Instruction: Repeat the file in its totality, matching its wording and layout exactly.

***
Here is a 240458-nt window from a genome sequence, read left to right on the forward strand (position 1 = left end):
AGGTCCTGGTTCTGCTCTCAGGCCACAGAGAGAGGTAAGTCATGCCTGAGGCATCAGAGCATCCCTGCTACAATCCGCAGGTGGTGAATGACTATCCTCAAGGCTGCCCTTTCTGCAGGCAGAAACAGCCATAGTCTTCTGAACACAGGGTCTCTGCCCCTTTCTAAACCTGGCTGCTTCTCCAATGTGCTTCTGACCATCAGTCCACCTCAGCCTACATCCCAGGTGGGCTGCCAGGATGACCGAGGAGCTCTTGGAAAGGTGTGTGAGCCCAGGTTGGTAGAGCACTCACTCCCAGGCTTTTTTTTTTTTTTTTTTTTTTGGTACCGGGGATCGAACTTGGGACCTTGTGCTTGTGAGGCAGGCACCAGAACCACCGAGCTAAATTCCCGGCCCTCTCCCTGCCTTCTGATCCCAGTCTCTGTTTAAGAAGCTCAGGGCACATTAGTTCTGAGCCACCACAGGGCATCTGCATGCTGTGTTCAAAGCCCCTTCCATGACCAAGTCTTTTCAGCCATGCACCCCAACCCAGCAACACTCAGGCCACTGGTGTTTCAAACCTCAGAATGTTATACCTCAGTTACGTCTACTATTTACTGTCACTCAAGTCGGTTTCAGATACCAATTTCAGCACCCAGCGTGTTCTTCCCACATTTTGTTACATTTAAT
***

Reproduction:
Here is a 240458-nt window from a genome sequence, read left to right on the forward strand (position 1 = left end):
AGGTCCTGGTTCTGCTCTCAGGCCACAGAGAGAGGTAAGTCATGCCTGAGGCATCAGAGCATCCCTGCTACAATCCGCAGGTGGTGAATGACTATCCTCAAGGCTGCCCTTTCTGCAGGCAGAAACAGCCATAGTCTTCTGAACACAGGGTCTCTGCCCCTTTCTAAACCTGGCTGCTTCTCCAATGTGCTTCTGACCATCAGTCCACCTCAGCCTACATCCCAGGTGGGCTGCCAGGATGACCGAGGAGCTCTTGGAAAGGTGTGTGAGCCCAGGTTGGTAGAGCACTCACTCCCAGGCTTTTTTTTTTTTTTTTTTTTTTGGTACCGGGGATCGAACTTGGGACCTTGTGCTTGTGAGGCAGGCACCAGAACCACCGAGCTAAATTCCCGGCCCTCTCCCTGCCTTCTGATCCCAGTCTCTGTTTAAGAAGCTCAGGGCACATTAGTTCTGAGCCACCACAGGGCATCTGCATGCTGTGTTCAAAGCCCCTTCCATGACCAAGTCTTTTCAGCCATGCACCCCAACCCAGCAACACTCAGGCCACTGGTGTTTCAAACCTCAGAATGTTATACCTCAGTTACGTCTACTATTTACTGTCACTCAAGTCGGTTTCAGATACCAATTTCAGCACCCAGCGTGTTCTTCCCACATTTTGTTACATTTAAT